Effects of 28 days of beta-alanine and creatine supplementation on muscle carnosine, body composition and exercise performance in recreationally active females.

Kresta JY, Oliver JM, Jagim AR, Fluckey J, Riechman S, Kelly K, Meininger C, Mertens-Talcott SU, Rasmussen C, Kreider RB - J Int Soc Sports Nutr (2014)

Consort diagram of study enrollment.
© Copyright Policy - open-access
Related In: Results  -  Collection

License 1 - License 2
Show All Figures
getmorefigures.php?uid=PMC4263036&req=5

Fig1: Consort diagram of study enrollment.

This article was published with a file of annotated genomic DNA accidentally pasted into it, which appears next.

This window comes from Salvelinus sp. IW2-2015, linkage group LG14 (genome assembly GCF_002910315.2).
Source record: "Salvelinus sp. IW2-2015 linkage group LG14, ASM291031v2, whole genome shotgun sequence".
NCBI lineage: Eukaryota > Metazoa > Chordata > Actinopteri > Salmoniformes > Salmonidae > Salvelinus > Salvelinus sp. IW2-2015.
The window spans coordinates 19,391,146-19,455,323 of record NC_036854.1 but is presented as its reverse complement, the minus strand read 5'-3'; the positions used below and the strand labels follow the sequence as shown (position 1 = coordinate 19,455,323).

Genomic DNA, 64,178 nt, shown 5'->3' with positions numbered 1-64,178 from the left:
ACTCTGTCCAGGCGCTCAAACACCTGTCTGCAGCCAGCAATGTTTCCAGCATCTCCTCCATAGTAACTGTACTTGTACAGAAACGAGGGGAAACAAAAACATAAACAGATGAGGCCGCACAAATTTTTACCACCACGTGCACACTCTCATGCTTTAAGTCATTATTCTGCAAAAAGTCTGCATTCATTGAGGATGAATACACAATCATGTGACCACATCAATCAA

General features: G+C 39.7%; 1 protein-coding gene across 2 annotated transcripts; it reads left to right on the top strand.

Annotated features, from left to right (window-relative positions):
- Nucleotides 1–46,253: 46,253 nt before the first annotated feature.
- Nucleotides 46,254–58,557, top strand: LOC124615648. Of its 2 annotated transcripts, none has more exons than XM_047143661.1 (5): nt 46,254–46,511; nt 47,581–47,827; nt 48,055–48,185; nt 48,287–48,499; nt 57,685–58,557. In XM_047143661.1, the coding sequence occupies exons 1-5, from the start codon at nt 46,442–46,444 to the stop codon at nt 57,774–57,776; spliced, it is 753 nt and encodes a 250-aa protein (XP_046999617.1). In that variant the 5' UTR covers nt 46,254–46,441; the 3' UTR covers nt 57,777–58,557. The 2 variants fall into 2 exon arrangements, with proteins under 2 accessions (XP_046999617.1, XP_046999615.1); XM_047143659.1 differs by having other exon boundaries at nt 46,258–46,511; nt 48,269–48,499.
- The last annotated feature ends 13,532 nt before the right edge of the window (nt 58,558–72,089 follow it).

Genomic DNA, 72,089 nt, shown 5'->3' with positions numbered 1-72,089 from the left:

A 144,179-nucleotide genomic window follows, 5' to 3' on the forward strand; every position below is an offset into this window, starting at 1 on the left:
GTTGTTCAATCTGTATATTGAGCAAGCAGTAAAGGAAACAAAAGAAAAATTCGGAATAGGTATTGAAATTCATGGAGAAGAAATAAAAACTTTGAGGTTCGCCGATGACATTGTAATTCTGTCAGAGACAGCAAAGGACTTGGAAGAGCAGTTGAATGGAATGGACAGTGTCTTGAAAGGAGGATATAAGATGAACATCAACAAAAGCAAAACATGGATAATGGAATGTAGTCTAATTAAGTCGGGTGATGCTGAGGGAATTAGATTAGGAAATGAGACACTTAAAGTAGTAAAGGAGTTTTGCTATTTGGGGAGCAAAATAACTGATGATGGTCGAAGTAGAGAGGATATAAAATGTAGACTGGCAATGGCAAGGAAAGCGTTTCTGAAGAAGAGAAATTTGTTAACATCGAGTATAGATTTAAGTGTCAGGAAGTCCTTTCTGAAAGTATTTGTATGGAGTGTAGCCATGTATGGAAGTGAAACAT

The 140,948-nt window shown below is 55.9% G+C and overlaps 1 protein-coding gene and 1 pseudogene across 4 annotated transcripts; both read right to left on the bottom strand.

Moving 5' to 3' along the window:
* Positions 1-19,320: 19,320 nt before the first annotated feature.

Mentions: The present study was a randomized double-blind, placebo-controlled trial that recruited apparently healthy, moderately active females between the ages of 18 and 35 years to participate in the study. Moderately active was defined as having a consistent recent history of participating in exercise (e.g., running, cycling, swimming, resistance training, fitness classes, etc.) for at least 30 minutes per day for 3-days per-week for at least 3 months. Participants were not allowed to participate if they had taken ergogenic levels of nutritional supplements that may have affected muscle mass or anaerobic exercise capacity (i.e. creatine, β-ALA, ergogenic levels of nutritional caffeine, etc.) for at least three months prior to the start of the study. Those who met entrance criteria attended a familiarization session during which time they were familiarized to the study protocol with verbal and written explanations of the study requirements. Participants still interested and meeting the entrance criteria signed informed consent statements in compliance with the Human Participants Guidelines of Texas A&M University and the American College of Sports Medicine. During the familiarization session, participants were also weighed using a standing scale and asked to perform a practice Wingate exercise test on the cycle ergometer at 75% maximal effort. Participants were instructed to find a comfortable seat height and handle bar position which was recorded for subsequent testing sessions. Following the practice Wingate test they were given guidelines to follow for maintaining and recording physical activity during their involvement in the study and scheduled for all subsequent testing sessions and randomly assigned to one of four supplementation groups. Figure 1 shows a consort diagram of those found eligible, initiated, and completed the study protocol. Individuals who did not complete the study did so for reasons unrelated to the study protocol.Figure 1